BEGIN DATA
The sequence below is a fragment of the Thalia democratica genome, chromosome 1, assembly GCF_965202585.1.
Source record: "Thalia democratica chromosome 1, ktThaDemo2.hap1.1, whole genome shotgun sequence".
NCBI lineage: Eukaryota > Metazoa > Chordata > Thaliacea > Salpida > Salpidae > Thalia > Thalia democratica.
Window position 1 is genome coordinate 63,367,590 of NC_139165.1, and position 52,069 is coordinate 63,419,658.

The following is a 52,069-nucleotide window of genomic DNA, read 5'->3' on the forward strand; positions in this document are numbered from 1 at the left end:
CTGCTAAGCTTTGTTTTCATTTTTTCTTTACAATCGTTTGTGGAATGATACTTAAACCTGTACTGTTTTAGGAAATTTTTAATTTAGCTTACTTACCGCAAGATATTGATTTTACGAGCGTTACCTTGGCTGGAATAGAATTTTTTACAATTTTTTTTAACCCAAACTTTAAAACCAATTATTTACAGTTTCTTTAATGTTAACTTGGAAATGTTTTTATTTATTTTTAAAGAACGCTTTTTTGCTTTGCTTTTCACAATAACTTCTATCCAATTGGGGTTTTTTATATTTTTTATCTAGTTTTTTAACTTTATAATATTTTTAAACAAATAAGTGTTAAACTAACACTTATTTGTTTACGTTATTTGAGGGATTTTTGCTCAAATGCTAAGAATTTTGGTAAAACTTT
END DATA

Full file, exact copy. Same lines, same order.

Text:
The sequence below is a fragment of the Thalia democratica genome, chromosome 1, assembly GCF_965202585.1.
Source record: "Thalia democratica chromosome 1, ktThaDemo2.hap1.1, whole genome shotgun sequence".
NCBI lineage: Eukaryota > Metazoa > Chordata > Thaliacea > Salpida > Salpidae > Thalia > Thalia democratica.
Window position 1 is genome coordinate 63,367,590 of NC_139165.1, and position 52,069 is coordinate 63,419,658.

The following is a 52,069-nucleotide window of genomic DNA, read 5'->3' on the forward strand; positions in this document are numbered from 1 at the left end:
CTGCTAAGCTTTGTTTTCATTTTTTCTTTACAATCGTTTGTGGAATGATACTTAAACCTGTACTGTTTTAGGAAATTTTTAATTTAGCTTACTTACCGCAAGATATTGATTTTACGAGCGTTACCTTGGCTGGAATAGAATTTTTTACAATTTTTTTTAACCCAAACTTTAAAACCAATTATTTACAGTTTCTTTAATGTTAACTTGGAAATGTTTTTATTTATTTTTAAAGAACGCTTTTTTGCTTTGCTTTTCACAATAACTTCTATCCAATTGGGGTTTTTTATATTTTTTATCTAGTTTTTTAACTTTATAATATTTTTAAACAAATAAGTGTTAAACTAACACTTATTTGTTTACGTTATTTGAGGGATTTTTGCTCAAATGCTAAGAATTTTGGTAAAACTTT